The Reluctant Journal of Henry K. Larsen Hardcover – Sep 11 2012
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Winner - Governor General's Award - Children's Literature (2012)
FINALIST, BC Book Prizes’ Sheila A. Egoff Children’s Literature Prize
“The Reluctant Journal of Henry K. Larsen by Susin Nielsen is an engaging grief story. Thought-provoking and relevant, it addresses the effects of bullying in a realistic, compelling and compassionate way, exemplifying the adage ‘There are two sides to every story.’ Henry’s journey is moving and weirdly, wildly funny.”
—Jury’s Citation, Governor General’s Literary Award in Children’s Text
“…Words and writing are often a salvation in Nielsen’s YA fiction. Henry is forced to keep a journal by his therapist; he is at first reluctant, then obsessive about it. A born diarist, he exhibits the idiosyncratic voice of a memoirist, one keenly interested in documenting both his inner and outer worlds. He captures both with humour and heart…. Yet the novel is a dramedy, and believably balances lightness and darkness. It is a shame when the reader must put down the journal and say goodbye to Henry.”
—The National Post
“…A realistic, poignant portrait of one teen who overcomes nearly unbearable feelings of grief and guilt.”
“Nielsen treats a heavy subject with a light, optimistic touch, and while Henry’s passion and distress are evident, his wacky commitment to ‘Saturday Night Smash-up’ and his own ironic, yet earnest, perspective leavens the serious subject matter.”
—The Toronto Star
“…Henry’s is a tough story to read and I can only imagine how hard it was to write it. But it’s one that really needs to be heard. And honestly, I couldn’t have pictured anyone but Nielsen telling it.”
Beautiful and thought provoking The Reluctant Journal of Henry K. Larsen is filled with lessons, heartache, pain, anger, family and friendship. Wonderfully done….”
“…a highly emotional story about a family that blames one another, and themselves, for an unimaginable tragedy. Nielsen’s balance of humor and pathos is finely honed, making this a surprisingly breezy read for so heavy a topic.”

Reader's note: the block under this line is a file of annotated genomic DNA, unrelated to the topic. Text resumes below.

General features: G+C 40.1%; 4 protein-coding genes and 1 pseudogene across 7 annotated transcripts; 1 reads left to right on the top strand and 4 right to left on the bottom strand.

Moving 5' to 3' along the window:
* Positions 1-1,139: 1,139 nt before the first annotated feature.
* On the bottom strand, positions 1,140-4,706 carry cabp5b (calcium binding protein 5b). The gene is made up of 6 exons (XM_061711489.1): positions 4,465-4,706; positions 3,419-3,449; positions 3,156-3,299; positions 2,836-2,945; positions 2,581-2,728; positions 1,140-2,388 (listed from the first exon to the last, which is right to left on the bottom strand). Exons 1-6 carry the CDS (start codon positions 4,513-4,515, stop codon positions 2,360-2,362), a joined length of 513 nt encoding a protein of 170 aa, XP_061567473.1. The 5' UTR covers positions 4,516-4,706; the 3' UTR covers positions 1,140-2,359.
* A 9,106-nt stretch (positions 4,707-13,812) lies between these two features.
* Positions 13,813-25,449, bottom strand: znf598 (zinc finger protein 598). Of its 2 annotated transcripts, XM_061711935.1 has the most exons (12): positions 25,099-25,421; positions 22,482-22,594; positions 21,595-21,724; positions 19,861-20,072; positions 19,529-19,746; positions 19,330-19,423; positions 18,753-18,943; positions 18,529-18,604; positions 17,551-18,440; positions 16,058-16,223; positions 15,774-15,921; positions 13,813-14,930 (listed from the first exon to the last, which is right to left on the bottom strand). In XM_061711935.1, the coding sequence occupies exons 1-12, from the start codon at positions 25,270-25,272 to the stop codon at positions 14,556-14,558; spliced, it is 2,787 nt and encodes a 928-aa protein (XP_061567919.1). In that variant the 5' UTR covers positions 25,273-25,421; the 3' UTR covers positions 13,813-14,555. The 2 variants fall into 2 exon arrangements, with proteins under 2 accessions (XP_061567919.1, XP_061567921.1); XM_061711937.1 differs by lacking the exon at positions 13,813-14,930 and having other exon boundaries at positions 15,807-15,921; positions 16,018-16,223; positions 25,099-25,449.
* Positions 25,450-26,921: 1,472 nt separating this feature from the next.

“…With fully developed adult and child characters and a solid sense of middle school humor, the author has crafted an insightful and nuanced novel about bullying and suicide, and familial love and resilience.”
—Starred, School Library Journal
About the Author
SUSIN NIELSEN got her start writing a spec script for the popular television series Degrassi Junior High. She went on to pen sixteen episodes of the hit television show and four of the Degrassi books. Since then, she has received two Canadian Screenwriter Awards and a Gemini Award and has written for many home-grown TV series. Her novel Word Nerd, published to much critical acclaim, was a finalist for the TD Canadian Children's Book Award and won the Red Maple, Rocky Mountain, Willow, and Manitoba Young Readers' Choice Awards. This was soon followed by the hilarious and heartwarming Dear George Clooney, Please Marry My Mom, which has received rave reviews and has already been translated into French, Portuguese and German. Susin Nielsen lives in Vancouver, British Columbia.
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Top Customer Reviews
I WAS SO WRONG.
This book is dark and touching and real and absolutely beautifully written. It's one of those that stays with your for weeks after you finish reading it.
You can see that the blurb tells you pretty much nothing about this book, and I'm sticking with that idea. You'll find zero spoilers here!